Skip Navigation

Michigan Road Fix Could Require Gas-Tax Hike ‘Close to 80 Cents,’ States DOT Director

November 12, 2019

Gov. Whitmer has struggled to find the $2.5 billion annually she has said is necessary to “fix the damn roads.”

Fix Michigan’s roads and bridges could require a gas tax hike closer to 80 cents a gallon than to the 45-cent increase sought by Gov. Gretchen Whitmer, the state’s Transportation Director said, states The Detroit News.

“We’ve dug ourselves such a huge hole that if you really want to take care of the problem, you’re almost going to be talking close to 80 cents a gallon. And that’s just not realistic,” Michigan Department of Transportation Director Paul Ajegba said at a town hall in East Lansing on September 24, The Detroit News reported October 18.

The Detroit News states that it reviewed an audio recording of the event, which was first reported by the Spartan Newsroom, a publication of Michigan State University’s School of Journalism, on October 2.

‘Fix the Damn Roads’

Ajegba’s remarks highlight Whitmer’s struggle to find the $2.5 billion annually she has said is necessary to “fix the damn roads”—the pledge she made in the campaign that led to her election in November 2018.

Gov. Whitmer initially proposed raising the state’s gas tax by 45 cents per gallon, from 26 cents to 71 cents, which would have given Michigan the highest such tax in the country. But the highly unpopular gas tax has gotten nowhere in the legislature, forcing her to look for other ways to raise the revenues.

Whitmer has also voiced support for a progressive income tax, The Detroit Free Press reported July 24. “That's something that certainly I've supported in the past and something that I would take a close look at,” Whitmer said.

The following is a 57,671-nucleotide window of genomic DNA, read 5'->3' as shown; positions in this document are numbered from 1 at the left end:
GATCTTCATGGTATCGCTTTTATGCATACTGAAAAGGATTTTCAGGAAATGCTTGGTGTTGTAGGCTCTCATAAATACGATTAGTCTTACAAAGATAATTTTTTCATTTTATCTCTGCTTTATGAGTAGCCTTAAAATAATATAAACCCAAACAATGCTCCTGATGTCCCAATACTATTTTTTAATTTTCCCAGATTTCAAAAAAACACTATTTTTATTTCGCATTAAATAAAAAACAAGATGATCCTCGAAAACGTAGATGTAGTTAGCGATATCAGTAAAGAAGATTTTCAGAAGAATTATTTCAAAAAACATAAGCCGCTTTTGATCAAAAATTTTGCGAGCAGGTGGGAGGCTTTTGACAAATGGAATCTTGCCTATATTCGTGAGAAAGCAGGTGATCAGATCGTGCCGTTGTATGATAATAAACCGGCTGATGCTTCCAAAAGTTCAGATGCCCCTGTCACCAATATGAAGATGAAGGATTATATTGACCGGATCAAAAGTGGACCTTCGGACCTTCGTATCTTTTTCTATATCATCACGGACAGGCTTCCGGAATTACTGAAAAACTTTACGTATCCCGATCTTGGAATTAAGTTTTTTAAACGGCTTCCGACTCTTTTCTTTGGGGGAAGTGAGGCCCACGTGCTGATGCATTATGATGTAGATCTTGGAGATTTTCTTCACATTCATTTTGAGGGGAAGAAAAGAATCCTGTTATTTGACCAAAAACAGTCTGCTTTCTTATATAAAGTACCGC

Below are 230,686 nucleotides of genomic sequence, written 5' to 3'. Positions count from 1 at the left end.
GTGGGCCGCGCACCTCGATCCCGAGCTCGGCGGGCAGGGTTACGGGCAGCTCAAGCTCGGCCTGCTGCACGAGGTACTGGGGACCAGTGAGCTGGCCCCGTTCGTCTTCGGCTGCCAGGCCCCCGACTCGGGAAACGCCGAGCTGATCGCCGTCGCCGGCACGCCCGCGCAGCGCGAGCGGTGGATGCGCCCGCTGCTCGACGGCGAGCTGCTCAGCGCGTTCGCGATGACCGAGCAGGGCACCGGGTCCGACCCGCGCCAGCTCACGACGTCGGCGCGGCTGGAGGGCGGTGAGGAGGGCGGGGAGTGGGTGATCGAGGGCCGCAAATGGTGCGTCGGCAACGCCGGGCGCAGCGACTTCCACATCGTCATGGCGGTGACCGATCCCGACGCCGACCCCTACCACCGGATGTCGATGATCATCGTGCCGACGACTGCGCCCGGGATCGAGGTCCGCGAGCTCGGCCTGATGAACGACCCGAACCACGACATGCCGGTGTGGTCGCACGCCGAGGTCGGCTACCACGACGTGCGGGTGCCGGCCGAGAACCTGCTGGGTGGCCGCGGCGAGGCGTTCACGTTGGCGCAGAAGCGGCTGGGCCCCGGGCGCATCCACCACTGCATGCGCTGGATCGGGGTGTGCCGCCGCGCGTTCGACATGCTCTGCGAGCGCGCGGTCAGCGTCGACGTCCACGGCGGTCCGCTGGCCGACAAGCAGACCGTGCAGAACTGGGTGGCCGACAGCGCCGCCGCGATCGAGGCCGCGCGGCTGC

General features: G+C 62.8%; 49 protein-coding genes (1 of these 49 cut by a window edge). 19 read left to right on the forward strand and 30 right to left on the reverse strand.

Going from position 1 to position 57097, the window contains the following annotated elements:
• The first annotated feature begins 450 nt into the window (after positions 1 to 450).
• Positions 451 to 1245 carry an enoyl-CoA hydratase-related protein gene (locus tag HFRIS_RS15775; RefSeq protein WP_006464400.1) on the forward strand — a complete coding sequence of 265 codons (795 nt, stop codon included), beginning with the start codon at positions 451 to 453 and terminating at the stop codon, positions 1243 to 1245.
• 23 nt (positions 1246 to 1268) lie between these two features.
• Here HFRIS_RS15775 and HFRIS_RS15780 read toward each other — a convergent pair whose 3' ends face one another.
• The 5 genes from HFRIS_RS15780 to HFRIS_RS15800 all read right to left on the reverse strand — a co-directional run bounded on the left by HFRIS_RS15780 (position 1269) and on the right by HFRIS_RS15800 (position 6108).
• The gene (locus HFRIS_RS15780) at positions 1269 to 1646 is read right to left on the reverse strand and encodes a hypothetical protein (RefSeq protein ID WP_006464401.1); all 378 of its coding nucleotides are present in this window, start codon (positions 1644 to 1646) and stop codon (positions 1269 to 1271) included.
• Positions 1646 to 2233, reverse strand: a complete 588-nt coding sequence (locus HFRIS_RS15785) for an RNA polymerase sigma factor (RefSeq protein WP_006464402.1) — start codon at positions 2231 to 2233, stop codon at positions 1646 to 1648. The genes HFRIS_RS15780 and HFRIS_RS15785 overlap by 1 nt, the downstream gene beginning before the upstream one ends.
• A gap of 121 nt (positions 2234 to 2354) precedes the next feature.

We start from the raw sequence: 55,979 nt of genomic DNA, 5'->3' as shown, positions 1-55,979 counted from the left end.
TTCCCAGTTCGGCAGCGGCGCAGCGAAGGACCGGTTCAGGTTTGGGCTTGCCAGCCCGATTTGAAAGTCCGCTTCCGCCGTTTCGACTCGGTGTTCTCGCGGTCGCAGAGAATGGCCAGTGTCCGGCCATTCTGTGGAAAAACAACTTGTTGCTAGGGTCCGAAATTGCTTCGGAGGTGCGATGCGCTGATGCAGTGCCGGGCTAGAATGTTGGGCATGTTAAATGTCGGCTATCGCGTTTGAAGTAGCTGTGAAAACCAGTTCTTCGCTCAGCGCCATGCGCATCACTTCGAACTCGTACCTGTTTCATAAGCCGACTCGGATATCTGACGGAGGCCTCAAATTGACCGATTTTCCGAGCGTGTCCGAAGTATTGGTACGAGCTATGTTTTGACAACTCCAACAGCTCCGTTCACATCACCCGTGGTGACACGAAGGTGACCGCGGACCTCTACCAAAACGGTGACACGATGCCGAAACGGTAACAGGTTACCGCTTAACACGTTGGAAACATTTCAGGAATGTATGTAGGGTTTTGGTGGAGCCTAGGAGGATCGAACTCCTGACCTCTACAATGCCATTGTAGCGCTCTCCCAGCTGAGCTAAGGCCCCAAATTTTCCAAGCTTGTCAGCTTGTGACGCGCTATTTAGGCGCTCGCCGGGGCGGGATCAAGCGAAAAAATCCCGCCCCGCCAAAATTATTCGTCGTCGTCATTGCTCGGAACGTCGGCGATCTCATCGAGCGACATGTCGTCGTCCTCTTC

Voters would have to approve a change in the state constitution to institute a graduated tax, says James Hohman, director of fiscal policy at the Mackinac Center for Public Policy

“This is not the first time progressives have wanted to change the state constitution to allow for a graduated income tax, and all previous attempts have failed,” Hohman said. “I don’t see the kind of support from voters they would need to get a different result this time.”

Road Funds Diverted

Not all the $2.5 billion sought by the governor would actually go to upgrade the roads. Under the 45-cents-per-gallon fuel tax hike, $600 million of the new revenue would be diverted to schools and the environment, while 22.7 percent would be allocated to the state’s School Aid Fund, says Craig Rucker, president of the Committee for a Constructive Tomorrow.

“The underlying assumption of the hike in the fuel tax and the introduction of a graduated income tax is the revenues raised will actually go to fix roads, bridges, and other vital transportation infrastructure,” Rucker said. “But we already know money would be diverted under both schemes.

“And how much of the money that does go to roads will wind up financing bike lanes, bike paths and other politically fashionable projects,” Rucker asked. “Michigan’s taxpayers deserve a full accounting on how their money is going to be spent.”

Bonner R. Cohen, Ph. D. (bohen@nationalcenter.org) is a senior fellow at the National Center for Public Policy Research.   

 

Author
Bonner R. Cohen is a senior fellow with the National Center for Public Policy Research, a position he has held since 2002.
bcohen@nationalcenter.org